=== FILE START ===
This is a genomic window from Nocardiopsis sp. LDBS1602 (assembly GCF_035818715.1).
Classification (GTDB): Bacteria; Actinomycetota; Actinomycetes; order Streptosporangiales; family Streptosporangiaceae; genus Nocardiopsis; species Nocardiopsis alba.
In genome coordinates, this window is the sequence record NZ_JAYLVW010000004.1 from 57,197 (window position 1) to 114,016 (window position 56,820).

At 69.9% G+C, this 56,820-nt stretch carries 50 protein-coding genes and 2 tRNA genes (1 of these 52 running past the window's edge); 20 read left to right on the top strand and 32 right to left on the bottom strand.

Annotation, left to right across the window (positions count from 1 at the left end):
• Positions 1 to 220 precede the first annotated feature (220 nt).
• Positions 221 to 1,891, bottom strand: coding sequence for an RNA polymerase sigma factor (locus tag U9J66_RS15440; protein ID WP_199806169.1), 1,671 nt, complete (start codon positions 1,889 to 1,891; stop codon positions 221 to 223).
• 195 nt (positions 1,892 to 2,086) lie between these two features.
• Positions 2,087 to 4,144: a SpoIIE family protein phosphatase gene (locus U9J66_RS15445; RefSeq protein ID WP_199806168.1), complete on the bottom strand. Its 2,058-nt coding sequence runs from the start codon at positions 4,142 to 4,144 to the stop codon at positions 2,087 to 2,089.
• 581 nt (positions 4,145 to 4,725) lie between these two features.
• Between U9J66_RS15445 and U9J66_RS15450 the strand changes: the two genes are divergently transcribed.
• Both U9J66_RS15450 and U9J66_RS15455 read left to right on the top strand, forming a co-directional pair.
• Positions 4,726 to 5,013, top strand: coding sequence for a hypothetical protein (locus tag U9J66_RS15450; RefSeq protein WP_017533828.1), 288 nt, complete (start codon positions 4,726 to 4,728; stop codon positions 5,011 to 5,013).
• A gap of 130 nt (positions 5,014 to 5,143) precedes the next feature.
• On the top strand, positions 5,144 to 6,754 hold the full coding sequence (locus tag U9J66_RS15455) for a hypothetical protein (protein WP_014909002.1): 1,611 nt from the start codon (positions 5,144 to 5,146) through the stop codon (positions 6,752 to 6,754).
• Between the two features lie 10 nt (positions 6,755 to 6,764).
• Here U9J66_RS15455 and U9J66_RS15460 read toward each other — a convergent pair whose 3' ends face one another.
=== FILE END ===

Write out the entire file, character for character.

This is a genomic window from Nocardiopsis sp. LDBS1602 (assembly GCF_035818715.1).
Classification (GTDB): Bacteria; Actinomycetota; Actinomycetes; order Streptosporangiales; family Streptosporangiaceae; genus Nocardiopsis; species Nocardiopsis alba.
In genome coordinates, this window is the sequence record NZ_JAYLVW010000004.1 from 57,197 (window position 1) to 114,016 (window position 56,820).

At 69.9% G+C, this 56,820-nt stretch carries 50 protein-coding genes and 2 tRNA genes (1 of these 52 running past the window's edge); 20 read left to right on the top strand and 32 right to left on the bottom strand.

Annotation, left to right across the window (positions count from 1 at the left end):
• Positions 1 to 220 precede the first annotated feature (220 nt).
• Positions 221 to 1,891, bottom strand: coding sequence for an RNA polymerase sigma factor (locus tag U9J66_RS15440; protein ID WP_199806169.1), 1,671 nt, complete (start codon positions 1,889 to 1,891; stop codon positions 221 to 223).
• 195 nt (positions 1,892 to 2,086) lie between these two features.
• Positions 2,087 to 4,144: a SpoIIE family protein phosphatase gene (locus U9J66_RS15445; RefSeq protein ID WP_199806168.1), complete on the bottom strand. Its 2,058-nt coding sequence runs from the start codon at positions 4,142 to 4,144 to the stop codon at positions 2,087 to 2,089.
• 581 nt (positions 4,145 to 4,725) lie between these two features.
• Between U9J66_RS15445 and U9J66_RS15450 the strand changes: the two genes are divergently transcribed.
• Both U9J66_RS15450 and U9J66_RS15455 read left to right on the top strand, forming a co-directional pair.
• Positions 4,726 to 5,013, top strand: coding sequence for a hypothetical protein (locus tag U9J66_RS15450; RefSeq protein WP_017533828.1), 288 nt, complete (start codon positions 4,726 to 4,728; stop codon positions 5,011 to 5,013).
• A gap of 130 nt (positions 5,014 to 5,143) precedes the next feature.
• On the top strand, positions 5,144 to 6,754 hold the full coding sequence (locus tag U9J66_RS15455) for a hypothetical protein (protein WP_014909002.1): 1,611 nt from the start codon (positions 5,144 to 5,146) through the stop codon (positions 6,752 to 6,754).
• Between the two features lie 10 nt (positions 6,755 to 6,764).
• Here U9J66_RS15455 and U9J66_RS15460 read toward each other — a convergent pair whose 3' ends face one another.